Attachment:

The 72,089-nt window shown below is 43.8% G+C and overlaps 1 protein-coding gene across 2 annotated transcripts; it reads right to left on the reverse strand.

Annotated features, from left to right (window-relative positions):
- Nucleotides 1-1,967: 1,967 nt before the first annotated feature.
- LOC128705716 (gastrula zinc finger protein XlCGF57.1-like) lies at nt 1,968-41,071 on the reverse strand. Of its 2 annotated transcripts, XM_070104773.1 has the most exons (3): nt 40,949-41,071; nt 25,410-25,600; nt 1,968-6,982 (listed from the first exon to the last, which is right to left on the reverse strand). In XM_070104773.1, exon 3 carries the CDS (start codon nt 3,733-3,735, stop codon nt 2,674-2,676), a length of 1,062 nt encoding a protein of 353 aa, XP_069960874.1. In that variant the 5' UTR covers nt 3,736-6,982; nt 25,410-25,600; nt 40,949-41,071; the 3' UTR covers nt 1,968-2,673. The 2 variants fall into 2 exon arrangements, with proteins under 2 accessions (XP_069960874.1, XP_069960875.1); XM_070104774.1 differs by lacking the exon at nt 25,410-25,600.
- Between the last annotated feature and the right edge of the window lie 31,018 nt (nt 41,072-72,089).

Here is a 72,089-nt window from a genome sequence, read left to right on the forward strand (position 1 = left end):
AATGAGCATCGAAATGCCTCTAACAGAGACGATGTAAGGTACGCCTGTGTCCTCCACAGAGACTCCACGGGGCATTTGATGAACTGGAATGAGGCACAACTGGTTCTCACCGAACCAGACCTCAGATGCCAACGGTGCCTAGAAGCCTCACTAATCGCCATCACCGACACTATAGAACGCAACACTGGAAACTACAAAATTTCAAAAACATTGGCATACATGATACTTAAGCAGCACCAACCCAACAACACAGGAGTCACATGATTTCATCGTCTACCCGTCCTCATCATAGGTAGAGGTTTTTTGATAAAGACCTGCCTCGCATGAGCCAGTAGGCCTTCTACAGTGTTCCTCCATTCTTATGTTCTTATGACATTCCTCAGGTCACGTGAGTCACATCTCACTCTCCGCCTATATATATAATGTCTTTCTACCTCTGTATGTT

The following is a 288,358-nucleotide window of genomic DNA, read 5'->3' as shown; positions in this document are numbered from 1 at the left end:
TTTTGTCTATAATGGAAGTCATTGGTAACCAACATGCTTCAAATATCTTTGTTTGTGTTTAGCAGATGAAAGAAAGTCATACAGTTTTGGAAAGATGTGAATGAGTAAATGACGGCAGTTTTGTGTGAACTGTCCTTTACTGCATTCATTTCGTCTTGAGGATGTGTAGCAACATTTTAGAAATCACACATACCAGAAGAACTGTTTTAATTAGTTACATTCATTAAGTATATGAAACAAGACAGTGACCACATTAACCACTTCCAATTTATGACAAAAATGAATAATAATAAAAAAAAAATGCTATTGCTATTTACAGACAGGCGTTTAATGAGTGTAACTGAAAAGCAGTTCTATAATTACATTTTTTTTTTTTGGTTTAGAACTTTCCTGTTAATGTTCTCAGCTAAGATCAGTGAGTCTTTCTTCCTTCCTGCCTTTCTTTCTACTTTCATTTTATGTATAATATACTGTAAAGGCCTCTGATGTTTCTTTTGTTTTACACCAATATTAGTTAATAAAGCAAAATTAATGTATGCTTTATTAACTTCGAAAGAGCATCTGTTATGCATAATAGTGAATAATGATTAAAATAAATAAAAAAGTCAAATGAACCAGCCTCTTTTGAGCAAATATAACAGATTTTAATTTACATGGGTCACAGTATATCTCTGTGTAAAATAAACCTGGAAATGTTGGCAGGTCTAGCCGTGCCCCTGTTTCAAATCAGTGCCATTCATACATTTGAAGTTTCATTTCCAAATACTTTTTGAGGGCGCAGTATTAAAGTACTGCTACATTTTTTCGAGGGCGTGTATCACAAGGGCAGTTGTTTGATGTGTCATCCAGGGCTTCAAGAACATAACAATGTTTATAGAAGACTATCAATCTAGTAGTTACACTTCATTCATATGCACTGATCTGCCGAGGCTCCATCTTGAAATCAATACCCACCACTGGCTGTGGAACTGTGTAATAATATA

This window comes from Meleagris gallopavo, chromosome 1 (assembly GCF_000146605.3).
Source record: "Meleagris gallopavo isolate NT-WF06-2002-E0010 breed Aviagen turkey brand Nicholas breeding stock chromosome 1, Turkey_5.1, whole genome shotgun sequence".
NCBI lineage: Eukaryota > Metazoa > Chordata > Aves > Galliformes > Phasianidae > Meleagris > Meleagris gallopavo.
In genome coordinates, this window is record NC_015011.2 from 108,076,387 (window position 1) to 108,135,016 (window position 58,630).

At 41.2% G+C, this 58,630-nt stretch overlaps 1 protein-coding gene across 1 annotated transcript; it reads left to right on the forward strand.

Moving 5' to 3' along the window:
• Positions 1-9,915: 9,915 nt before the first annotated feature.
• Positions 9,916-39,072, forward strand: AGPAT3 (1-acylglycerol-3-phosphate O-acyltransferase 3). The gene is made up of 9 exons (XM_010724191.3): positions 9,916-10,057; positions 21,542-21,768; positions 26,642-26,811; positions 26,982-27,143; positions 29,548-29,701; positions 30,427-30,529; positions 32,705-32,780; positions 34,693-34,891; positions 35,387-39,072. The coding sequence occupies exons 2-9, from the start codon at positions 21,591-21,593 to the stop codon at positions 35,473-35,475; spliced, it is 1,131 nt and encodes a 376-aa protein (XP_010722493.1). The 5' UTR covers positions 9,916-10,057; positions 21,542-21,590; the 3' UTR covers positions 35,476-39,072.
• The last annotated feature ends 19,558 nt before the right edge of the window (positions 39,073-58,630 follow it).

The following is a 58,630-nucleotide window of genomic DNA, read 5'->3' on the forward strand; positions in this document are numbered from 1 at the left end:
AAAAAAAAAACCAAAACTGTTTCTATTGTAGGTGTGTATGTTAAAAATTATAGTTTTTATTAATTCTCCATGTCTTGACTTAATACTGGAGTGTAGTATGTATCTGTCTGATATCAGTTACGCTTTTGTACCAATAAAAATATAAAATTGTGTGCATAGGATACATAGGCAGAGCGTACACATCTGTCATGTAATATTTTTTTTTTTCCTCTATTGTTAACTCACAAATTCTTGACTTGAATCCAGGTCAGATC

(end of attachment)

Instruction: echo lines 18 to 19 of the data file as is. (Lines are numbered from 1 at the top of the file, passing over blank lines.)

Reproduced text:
• The last annotated feature ends 19,558 nt before the right edge of the window (positions 39,073-58,630 follow it).

The following is a 58,630-nucleotide window of genomic DNA, read 5'->3' on the forward strand; positions in this document are numbered from 1 at the left end: